The parents of one of the British victims of the Grand Canyon helicopter flight are suing the US tour operator which manages the flight.
Philip and Marlene Udall, of Southampton, claim in a lawsuit filed on Friday that their son, Jonathan, would not have sustained “severe and catastrophic” burns if the Airbus EC130 B4 had been fitted with a crash-resistant fuel system.
The helicopter operated by Papillon Grand Canyon Helicopters crashed in a section of the Grand Canyon outside the national park where air tours are not as highly regulated.
Mr Udall, 31, was on honeymoon with his wife Ellie Milward. The newlyweds both died in hospital, with just days between them.
Their friends, Britons Becky Dobson, her boyfriend Stuart Hill and his brother Jason Hill, died at the crash scene.
The Udalls are asking for in excess of $195,000 (£141,000) in damages, as well as punitive damages and a jury trial.
Their lawyer Gary Robb said: “Mr and Mrs Udall deeply grieve for the loss of their son but their primary motivation now is to prevent anyone else from having to suffer the deadly burn injuries as their son did.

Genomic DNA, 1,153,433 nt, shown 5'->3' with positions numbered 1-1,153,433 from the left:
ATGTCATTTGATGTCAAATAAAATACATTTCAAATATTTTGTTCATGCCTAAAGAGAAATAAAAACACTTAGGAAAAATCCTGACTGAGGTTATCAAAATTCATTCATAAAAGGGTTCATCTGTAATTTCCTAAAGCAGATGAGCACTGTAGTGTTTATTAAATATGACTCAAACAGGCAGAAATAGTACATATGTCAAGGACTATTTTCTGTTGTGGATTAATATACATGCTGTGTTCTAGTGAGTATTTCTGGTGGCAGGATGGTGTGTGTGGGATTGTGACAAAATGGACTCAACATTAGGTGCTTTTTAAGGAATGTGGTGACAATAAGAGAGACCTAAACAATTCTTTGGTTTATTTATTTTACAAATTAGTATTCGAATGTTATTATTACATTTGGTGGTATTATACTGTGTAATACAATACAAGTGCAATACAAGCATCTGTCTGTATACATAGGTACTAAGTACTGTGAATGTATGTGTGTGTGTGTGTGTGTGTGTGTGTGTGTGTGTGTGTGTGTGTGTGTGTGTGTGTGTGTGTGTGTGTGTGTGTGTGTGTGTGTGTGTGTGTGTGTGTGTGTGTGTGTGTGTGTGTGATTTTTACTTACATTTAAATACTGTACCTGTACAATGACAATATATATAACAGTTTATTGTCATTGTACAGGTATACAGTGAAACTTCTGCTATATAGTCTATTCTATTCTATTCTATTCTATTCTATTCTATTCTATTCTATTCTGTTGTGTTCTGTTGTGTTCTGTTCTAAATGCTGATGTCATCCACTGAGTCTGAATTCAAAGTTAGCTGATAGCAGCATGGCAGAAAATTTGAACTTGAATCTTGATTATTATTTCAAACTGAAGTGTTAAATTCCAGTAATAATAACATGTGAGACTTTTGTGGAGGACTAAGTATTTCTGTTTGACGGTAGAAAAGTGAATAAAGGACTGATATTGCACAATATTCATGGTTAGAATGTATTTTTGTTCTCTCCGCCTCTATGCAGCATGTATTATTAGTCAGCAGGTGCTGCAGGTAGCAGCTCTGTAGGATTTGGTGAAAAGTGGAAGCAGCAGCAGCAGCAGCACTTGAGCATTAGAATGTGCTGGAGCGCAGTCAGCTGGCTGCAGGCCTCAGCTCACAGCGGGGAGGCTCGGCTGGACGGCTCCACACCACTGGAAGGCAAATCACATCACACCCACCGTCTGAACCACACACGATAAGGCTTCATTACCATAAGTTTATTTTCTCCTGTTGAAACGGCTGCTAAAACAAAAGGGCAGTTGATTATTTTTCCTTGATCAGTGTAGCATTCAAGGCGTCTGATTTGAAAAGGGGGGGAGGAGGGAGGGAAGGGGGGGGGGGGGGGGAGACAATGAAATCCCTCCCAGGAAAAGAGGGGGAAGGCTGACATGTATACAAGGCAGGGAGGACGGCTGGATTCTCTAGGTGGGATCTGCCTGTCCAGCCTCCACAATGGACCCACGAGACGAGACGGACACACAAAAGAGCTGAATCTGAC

“If this helicopter had been properly equipped with a crash-resistant fuel system, it would have allowed this young man to walk away injury-free.”
Papillon directors Brenda Halvorson and Elling Halvorson, president Geoff Edlund and chief operating officer John Becker are among those named in the lawsuit.
The lawsuit comes after it was announced Papillon would fit 40 of the crash-resistant tanks to its fleet in the wake of the crash.
The National Transportation Safety Board (NTSB) is investigating the cause of the crash with a preliminary report concluding the helicopter made at least two 360-degree turns before crashing.
Aviation experts said that indicates the tail rotor wasn’t operating properly.
Investigators will interview witnesses, survivors, the helicopter operator and manufacturer before issuing a full report which is expected sometime in 2019.